On October 31, 1517, now celebrated as Reformation Day, Martin Luther posted his “95 Theses” to the door of the Castle Church in Wittenberg, Germany. In them, he attacked then- common practices and beliefs of the Catholic church, including requiring payment for forgiveness (called “indulgences”). He was determined that the truth of Scripture be upheld against corrupt human traditions.
Similarly, Ezekiel was given a mission by God to expose the sins of Israel. In Psalms 84 and 100, we’ve seen that praise and worship should happen at the temple. But in Ezekiel 8, God showed the prophet a vision of the idolatry that was actually happening. Specifically, God showed Ezekiel four pictures of spiritually detestable things happening in Jerusalem. First, He pointed out the “idol of jealousy” (vv. 5–6), called so because God is “jealous” in that He will not allow worship of any other gods (Ex. 20:3–6). This idol may have been Asherah or another Canaanite goddess. God was so disgusted by this that He had abandoned His own temple.
Second, God had the prophet dig into a wall to reveal a hidden doorway (vv. 7–13). Inside were leaders worshiping “crawling things and unclean animals.” Third, Ezekiel saw women engaged in rites for Tammuz, a fertility god (vv. 14–15). Fourth, God showed him people worshiping the sun in the very place where priests should have been (v. 16). Idolatry had become pervasive. The people foolishly thought the Lord did not see these “private” actions (v. 12). “Putting the branch to their nose” was probably a gesture of derision, like thumbing their nose at God. This was covenant-breaking of the worst kind, and God was righteously angry (vv. 17–18).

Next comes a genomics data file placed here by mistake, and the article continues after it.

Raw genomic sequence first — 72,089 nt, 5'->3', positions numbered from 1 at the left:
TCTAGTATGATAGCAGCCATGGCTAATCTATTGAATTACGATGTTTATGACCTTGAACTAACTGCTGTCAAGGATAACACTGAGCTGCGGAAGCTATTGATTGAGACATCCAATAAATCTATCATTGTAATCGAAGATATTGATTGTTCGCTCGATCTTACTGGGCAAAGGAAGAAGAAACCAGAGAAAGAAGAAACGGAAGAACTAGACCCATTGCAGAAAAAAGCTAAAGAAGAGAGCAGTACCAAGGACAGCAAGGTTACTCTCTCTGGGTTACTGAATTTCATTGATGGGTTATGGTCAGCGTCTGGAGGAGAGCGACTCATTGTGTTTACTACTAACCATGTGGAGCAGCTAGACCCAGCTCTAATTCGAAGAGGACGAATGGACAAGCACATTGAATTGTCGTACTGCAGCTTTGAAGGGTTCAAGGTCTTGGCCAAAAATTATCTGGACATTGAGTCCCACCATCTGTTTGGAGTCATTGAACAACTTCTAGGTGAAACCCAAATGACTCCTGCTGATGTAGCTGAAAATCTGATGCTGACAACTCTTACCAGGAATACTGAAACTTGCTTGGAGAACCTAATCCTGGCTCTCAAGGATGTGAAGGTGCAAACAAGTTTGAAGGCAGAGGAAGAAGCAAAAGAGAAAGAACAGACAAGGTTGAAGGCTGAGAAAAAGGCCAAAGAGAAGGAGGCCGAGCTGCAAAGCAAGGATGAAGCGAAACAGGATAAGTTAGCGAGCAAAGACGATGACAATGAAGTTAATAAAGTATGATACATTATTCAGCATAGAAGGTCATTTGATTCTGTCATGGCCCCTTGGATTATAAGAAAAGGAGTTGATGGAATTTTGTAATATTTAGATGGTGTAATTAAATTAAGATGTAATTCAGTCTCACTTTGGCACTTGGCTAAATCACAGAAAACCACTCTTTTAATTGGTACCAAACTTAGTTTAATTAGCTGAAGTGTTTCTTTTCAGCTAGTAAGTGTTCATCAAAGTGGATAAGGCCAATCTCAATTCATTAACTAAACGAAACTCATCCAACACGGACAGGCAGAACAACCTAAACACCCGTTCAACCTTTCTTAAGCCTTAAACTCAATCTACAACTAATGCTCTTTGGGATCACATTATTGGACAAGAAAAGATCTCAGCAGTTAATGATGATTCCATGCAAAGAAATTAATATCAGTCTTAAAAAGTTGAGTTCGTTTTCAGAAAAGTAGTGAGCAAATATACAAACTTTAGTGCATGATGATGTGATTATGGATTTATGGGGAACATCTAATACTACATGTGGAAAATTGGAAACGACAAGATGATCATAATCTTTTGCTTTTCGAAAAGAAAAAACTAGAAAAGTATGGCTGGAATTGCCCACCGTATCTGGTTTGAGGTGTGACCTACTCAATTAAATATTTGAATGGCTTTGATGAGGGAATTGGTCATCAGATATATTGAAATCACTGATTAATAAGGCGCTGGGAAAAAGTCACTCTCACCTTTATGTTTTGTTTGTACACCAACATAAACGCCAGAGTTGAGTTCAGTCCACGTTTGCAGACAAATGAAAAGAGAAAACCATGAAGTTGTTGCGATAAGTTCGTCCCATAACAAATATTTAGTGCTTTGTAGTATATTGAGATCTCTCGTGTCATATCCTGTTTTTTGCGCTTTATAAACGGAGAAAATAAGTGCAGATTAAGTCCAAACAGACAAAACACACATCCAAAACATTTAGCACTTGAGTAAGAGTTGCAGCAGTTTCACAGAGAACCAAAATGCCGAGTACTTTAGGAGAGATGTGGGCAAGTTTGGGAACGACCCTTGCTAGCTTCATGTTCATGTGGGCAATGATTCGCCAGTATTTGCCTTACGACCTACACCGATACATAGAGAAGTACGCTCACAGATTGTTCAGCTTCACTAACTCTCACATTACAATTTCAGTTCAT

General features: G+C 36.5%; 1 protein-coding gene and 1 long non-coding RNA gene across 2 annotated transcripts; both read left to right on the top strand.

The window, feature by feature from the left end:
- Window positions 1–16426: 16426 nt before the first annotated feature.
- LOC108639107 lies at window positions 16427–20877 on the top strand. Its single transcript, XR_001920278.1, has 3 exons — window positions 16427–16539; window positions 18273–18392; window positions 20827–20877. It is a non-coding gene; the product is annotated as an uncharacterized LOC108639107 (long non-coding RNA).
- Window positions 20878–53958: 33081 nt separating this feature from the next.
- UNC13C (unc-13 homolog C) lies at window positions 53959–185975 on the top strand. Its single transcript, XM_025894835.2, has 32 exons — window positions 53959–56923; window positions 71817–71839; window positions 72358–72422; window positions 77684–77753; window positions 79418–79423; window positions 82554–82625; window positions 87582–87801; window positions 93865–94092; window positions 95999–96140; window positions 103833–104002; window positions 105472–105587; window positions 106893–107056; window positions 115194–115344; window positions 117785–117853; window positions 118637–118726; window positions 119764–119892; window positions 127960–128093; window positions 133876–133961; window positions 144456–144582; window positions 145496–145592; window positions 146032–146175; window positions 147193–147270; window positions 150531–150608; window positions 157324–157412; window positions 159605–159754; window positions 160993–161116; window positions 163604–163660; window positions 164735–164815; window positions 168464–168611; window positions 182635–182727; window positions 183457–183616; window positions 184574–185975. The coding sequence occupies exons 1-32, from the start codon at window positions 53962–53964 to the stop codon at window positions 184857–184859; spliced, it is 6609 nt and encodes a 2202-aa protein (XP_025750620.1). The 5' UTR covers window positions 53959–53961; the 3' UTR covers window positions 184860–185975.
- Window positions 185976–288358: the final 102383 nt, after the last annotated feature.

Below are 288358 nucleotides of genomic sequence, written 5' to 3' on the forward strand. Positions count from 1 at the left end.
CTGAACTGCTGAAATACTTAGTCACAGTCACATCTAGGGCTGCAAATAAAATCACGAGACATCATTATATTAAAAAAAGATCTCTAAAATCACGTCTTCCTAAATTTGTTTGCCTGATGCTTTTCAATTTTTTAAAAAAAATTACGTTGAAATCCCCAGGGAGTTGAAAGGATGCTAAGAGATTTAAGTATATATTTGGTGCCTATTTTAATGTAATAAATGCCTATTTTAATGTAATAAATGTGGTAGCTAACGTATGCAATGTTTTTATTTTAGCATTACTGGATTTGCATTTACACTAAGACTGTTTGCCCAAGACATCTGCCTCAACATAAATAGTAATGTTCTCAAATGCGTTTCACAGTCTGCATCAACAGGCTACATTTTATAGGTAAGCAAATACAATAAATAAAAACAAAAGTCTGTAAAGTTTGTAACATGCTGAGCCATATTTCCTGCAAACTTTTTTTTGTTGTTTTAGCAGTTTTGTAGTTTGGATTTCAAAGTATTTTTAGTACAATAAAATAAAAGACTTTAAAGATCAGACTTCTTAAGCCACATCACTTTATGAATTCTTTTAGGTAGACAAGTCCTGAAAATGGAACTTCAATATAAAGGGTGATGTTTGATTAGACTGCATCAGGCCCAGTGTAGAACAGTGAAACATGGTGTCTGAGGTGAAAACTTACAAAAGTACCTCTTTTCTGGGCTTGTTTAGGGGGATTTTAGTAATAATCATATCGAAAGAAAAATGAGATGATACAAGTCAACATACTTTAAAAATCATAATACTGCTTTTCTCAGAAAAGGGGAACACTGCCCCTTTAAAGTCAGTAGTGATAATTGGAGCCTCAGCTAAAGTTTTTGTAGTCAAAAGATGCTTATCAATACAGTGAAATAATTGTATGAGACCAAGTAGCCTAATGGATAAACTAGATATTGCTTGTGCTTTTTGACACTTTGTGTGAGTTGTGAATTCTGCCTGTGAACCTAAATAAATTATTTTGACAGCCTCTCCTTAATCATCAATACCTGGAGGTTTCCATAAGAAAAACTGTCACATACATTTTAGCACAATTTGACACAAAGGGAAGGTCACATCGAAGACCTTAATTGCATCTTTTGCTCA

>> Do we hide our sins from the Lord? How ludicrous it is to try! As followers of Christ, we should confess our wrongdoings regularly and accept His forgiveness, in the process turning away from sin and toward righteousness (1 John 1:9).